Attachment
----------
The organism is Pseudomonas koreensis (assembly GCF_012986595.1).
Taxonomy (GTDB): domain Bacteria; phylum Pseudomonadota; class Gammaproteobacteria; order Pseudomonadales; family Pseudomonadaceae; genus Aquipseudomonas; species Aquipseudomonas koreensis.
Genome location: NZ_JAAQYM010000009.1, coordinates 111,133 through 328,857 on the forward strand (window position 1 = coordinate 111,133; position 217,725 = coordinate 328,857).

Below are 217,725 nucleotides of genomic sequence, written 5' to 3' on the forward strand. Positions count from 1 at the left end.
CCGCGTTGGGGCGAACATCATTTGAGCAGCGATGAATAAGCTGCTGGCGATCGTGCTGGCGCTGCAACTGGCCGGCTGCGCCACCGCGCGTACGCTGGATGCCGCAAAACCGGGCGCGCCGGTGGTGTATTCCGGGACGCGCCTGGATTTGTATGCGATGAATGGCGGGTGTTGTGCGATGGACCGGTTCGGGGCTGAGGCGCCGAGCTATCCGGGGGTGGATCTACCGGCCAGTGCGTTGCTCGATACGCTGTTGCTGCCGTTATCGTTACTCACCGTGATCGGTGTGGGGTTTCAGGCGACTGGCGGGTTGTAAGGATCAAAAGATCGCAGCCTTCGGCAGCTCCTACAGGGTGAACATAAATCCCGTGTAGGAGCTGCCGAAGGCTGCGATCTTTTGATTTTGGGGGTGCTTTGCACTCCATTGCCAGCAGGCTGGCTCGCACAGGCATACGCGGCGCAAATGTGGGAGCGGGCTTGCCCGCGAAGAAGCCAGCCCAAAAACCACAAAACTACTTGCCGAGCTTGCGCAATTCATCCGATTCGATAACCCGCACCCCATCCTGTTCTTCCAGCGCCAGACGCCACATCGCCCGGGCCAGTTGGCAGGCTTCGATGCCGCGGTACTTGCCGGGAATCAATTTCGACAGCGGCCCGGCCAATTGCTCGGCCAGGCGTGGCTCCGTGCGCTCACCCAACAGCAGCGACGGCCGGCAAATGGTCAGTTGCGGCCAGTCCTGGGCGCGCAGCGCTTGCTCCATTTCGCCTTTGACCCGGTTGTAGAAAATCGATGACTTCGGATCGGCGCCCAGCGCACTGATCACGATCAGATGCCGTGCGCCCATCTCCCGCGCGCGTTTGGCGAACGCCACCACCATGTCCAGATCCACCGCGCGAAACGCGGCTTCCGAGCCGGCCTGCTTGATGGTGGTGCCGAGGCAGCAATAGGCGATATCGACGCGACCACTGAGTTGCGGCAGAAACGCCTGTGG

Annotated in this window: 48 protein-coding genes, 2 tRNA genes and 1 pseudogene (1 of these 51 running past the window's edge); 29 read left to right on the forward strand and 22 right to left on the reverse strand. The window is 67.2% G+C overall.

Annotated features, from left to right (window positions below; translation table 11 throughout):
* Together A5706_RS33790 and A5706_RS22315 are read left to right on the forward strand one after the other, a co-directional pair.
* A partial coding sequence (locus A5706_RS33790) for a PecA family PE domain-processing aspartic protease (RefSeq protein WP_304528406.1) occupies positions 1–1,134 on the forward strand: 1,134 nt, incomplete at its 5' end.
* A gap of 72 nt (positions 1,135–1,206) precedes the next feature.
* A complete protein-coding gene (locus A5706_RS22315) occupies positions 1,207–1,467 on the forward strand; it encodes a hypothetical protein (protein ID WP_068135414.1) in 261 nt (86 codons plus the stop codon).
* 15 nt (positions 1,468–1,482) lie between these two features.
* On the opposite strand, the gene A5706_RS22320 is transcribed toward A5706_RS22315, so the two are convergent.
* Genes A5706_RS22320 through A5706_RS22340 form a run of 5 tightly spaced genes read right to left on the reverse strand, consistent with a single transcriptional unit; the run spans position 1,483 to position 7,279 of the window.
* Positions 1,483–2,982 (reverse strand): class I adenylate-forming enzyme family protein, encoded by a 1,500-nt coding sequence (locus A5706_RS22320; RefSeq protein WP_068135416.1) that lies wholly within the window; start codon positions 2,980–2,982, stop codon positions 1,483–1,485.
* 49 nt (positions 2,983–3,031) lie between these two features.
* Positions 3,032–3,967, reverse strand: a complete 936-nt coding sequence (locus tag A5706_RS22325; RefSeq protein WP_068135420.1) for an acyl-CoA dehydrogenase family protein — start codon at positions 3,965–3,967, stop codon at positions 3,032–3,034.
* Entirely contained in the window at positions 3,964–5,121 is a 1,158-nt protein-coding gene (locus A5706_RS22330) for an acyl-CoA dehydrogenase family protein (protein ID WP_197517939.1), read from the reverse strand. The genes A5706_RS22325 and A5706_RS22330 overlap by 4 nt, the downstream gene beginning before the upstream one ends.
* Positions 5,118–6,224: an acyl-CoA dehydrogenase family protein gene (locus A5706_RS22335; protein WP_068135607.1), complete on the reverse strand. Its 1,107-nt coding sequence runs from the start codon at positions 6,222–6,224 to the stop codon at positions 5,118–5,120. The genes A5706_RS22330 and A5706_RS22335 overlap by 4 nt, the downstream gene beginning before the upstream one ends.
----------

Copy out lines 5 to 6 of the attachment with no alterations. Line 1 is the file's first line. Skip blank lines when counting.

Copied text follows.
CCGCGTTGGGGCGAACATCATTTGAGCAGCGATGAATAAGCTGCTGGCGATCGTGCTGGCGCTGCAACTGGCCGGCTGCGCCACCGCGCGTACGCTGGATGCCGCAAAACCGGGCGCGCCGGTGGTGTATTCCGGGACGCGCCTGGATTTGTATGCGATGAATGGCGGGTGTTGTGCGATGGACCGGTTCGGGGCTGAGGCGCCGAGCTATCCGGGGGTGGATCTACCGGCCAGTGCGTTGCTCGATACGCTGTTGCTGCCGTTATCGTTACTCACCGTGATCGGTGTGGGGTTTCAGGCGACTGGCGGGTTGTAAGGATCAAAAGATCGCAGCCTTCGGCAGCTCCTACAGGGTGAACATAAATCCCGTGTAGGAGCTGCCGAAGGCTGCGATCTTTTGATTTTGGGGGTGCTTTGCACTCCATTGCCAGCAGGCTGGCTCGCACAGGCATACGCGGCGCAAATGTGGGAGCGGGCTTGCCCGCGAAGAAGCCAGCCCAAAAACCACAAAACTACTTGCCGAGCTTGCGCAATTCATCCGATTCGATAACCCGCACCCCATCCTGTTCTTCCAGCGCCAGACGCCACATCGCCCGGGCCAGTTGGCAGGCTTCGATGCCGCGGTACTTGCCGGGAATCAATTTCGACAGCGGCCCGGCCAATTGCTCGGCCAGGCGTGGCTCCGTGCGCTCACCCAACAGCAGCGACGGCCGGCAAATGGTCAGTTGCGGCCAGTCCTGGGCGCGCAGCGCTTGCTCCATTTCGCCTTTGACCCGGTTGTAGAAAATCGATGACTTCGGATCGGCGCCCAGCGCACTGATCACGATCAGATGCCGTGCGCCCATCTCCCGCGCGCGTTTGGCGAACGCCACCACCATGTCCAGATCCACCGCGCGAAACGCGGCTTCCGAGCCGGCCTGCTTGATGGTGGTGCCGAGGCAGCAATAGGCGATATCGACGCGACCACTGAGTTGCGGCAGAAACGCCTGTGG

Annotated in this window: 48 protein-coding genes, 2 tRNA genes and 1 pseudogene (1 of these 51 running past the window's edge); 29 read left to right on the forward strand and 22 right to left on the reverse strand. The window is 67.2% G+C overall.